Design Object: Satellite City Selyatino
Project Term: 2014
Workshop leaders: Dmitry Likin, Oleg Shapiro
Architects: Maria Kachalova, Olga Khokhlova, Edward Rusenko, Anna Karneyeva, Victoria Kudryavtseva

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Could a Moscow satellite town appeal to Muscovites looking for a place to live? With our concept based on the newly incorporated district of Selyatino village, we tried to answer that question. All of the district’s functions are arranged compactly, using less land, allowing for the construction of diverse, predominantly low-rise housing, as well as for the creation of landscaped green space, public spaces, sports infrastructure, and cultural institutions.


To develop a concept for a new type of residential area, based on the new Moscow district of the satellite town Selyatino.


All vital functions have been arranged compactly. This, and the rational use of the territory freed up as a result of forest management, allows for the creation of an optimally comfortable, diverse and green way of life.

The suburban village of Selyatino is located in the Naro-Fominsky District of Moscow Region, at the border of New Moscow, where the Kiev Highway and the Small Moscow Ring Road intersect. Major roads and railway lines surround the village on three sides, leaving the south-west as the village’s only option for expansion.

The south-west's forest was recently struck by the European spruce bark beetle and hence needed to be cleared to prevent further spread, allowing for the construction of new residential buildings, public spaces, and other facilities for the new district. The area’s future residents will nonetheless be surrounded by forest: it will return as landscaped recreational zones within walking distance of the housing.

A 73-hectare plot was chosen in the south-west of Selyatino, in between the railway and the Kiev Highway. The project aims to develop the area, constructing on the patches of land from which the forest has been cleared and landscaping the remaining forest surrounding them, thus creating a woodland recreational area for the residents of the entire district.

Construction in the district will consist mainly of three types of housing: apartment buildings with varying numbers of floors (predominantly five-storeys, with a minimum of two and a maximum of seven storeys), row houses for larger families, and spacious city villas located in the forest that can house several families. The apartment buildings will be organised in blocks, and their courtyards will not serve as parking lots. The buildings’ first floors are reserved for public use: shopping, services, or cultural institutions. Residents of the single-family homes in the row houses will have their own back gardens.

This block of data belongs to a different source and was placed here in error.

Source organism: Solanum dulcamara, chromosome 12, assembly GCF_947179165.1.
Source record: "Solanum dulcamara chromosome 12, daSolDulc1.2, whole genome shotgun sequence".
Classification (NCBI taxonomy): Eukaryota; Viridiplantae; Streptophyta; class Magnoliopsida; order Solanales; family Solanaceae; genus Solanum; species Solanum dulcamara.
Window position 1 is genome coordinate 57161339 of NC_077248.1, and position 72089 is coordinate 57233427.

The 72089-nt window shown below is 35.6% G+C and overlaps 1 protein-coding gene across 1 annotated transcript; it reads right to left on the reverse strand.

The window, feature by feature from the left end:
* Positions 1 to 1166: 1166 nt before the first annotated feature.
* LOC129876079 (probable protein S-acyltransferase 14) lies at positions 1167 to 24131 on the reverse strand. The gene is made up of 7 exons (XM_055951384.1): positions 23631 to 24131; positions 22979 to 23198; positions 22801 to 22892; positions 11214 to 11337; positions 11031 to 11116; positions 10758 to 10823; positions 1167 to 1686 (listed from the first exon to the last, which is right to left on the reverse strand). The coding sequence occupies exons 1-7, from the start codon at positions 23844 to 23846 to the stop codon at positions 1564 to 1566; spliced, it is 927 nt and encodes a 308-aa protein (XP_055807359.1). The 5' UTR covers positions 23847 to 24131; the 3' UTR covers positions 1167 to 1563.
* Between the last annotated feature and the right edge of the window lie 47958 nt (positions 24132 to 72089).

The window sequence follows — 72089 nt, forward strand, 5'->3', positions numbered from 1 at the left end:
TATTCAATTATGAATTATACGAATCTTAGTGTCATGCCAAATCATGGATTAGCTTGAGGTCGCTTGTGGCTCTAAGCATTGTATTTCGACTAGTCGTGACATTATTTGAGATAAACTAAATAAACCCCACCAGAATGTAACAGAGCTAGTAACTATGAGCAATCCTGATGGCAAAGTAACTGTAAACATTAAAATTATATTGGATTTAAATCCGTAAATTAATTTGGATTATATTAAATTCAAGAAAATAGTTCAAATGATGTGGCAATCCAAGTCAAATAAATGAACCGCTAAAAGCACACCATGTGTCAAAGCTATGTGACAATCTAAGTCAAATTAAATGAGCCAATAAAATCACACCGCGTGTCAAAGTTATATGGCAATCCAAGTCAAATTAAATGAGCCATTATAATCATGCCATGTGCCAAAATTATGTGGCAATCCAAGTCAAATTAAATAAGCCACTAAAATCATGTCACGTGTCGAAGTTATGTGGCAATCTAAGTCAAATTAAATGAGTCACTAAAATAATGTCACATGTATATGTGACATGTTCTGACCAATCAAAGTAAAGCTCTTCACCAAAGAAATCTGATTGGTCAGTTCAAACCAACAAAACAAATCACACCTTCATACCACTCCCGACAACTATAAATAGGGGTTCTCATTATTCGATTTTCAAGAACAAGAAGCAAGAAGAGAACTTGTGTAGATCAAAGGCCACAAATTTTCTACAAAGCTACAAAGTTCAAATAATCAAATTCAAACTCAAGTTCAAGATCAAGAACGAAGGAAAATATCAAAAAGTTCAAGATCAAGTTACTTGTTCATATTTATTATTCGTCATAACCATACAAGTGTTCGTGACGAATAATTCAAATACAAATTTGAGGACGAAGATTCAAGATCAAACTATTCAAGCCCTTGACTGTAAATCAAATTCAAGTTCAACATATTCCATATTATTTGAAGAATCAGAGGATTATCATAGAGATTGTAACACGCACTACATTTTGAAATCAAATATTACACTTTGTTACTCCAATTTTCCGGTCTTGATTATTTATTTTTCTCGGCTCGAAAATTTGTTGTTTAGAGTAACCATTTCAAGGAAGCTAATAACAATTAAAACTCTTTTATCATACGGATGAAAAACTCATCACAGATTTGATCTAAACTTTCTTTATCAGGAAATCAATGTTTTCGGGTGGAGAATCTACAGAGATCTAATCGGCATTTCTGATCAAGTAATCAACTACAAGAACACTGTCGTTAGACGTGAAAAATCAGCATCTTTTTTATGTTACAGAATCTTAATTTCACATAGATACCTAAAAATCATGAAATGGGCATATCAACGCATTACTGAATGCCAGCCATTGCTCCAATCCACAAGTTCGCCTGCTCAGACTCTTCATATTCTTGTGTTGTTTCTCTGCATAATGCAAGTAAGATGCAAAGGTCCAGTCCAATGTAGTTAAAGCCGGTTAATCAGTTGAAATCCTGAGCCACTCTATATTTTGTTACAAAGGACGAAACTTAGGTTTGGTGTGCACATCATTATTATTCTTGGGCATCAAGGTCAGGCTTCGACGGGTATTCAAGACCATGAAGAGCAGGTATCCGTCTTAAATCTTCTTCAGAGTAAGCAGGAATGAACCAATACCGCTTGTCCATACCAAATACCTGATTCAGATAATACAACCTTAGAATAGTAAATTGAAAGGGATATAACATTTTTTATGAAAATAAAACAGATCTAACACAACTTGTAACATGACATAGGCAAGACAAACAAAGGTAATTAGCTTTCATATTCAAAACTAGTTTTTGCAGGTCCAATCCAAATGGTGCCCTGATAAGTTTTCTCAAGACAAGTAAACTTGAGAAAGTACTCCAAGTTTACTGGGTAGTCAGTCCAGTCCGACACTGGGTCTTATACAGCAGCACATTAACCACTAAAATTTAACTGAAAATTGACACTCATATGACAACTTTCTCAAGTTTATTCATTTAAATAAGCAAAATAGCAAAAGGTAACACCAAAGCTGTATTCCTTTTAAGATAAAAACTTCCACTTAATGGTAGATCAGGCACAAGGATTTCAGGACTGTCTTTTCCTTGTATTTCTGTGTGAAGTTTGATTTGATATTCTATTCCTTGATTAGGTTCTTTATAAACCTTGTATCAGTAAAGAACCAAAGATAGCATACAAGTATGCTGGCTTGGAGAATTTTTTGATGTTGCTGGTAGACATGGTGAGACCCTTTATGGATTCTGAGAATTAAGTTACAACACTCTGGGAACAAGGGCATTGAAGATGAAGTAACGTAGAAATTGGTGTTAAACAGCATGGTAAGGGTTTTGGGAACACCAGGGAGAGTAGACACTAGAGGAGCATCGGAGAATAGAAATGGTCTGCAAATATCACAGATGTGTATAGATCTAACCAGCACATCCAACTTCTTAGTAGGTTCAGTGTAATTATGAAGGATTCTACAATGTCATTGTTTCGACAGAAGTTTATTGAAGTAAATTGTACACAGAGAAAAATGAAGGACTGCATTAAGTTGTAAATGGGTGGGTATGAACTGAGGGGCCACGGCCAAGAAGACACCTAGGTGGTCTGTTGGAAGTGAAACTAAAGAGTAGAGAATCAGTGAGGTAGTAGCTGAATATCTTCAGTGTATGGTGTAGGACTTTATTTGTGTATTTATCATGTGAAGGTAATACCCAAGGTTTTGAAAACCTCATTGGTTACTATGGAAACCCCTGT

However, to make the district a worthy competitor for the metropolis, it needs to have other functions besides housing, such as educational institutions. Firstly, the district will host the Institute of Housing Construction, a science and technology centre. This includes academic buildings and a residential campus designed for 3000 students, as well as a stadium, a cultural centre and a library. Secondly, the district will be home to three kindergartens and a school for 1, 300 children.

The woods surrounding the newly constructed neighbourhood on three sides will turn into forested recreational zones with a pond and beaches, toilet facilities, a life guard tower, an exercise area, a skating track, trails for horse riding and cycling, and furnished recreational areas for picnics.

The concept proposes to turn the strip of land separating the new district and old Selyatino into a city park with multilevel lighting, benches, bicycle lanes and running tracks, kiosks and cafés, and a variety of greenery. In total, the proposal entails the creation of 350 hectares of forest.

A large amount of greenery will also be created around the residential blocks, significantly surpassing the standart requirements. Different types of public space will be developed for the new district, corresponding to the different needs of its residents - recreational spaces for children, walking, open air games, and sports. All of the district’s public spaces are to be united by a network of bicycle and pedestrian paths.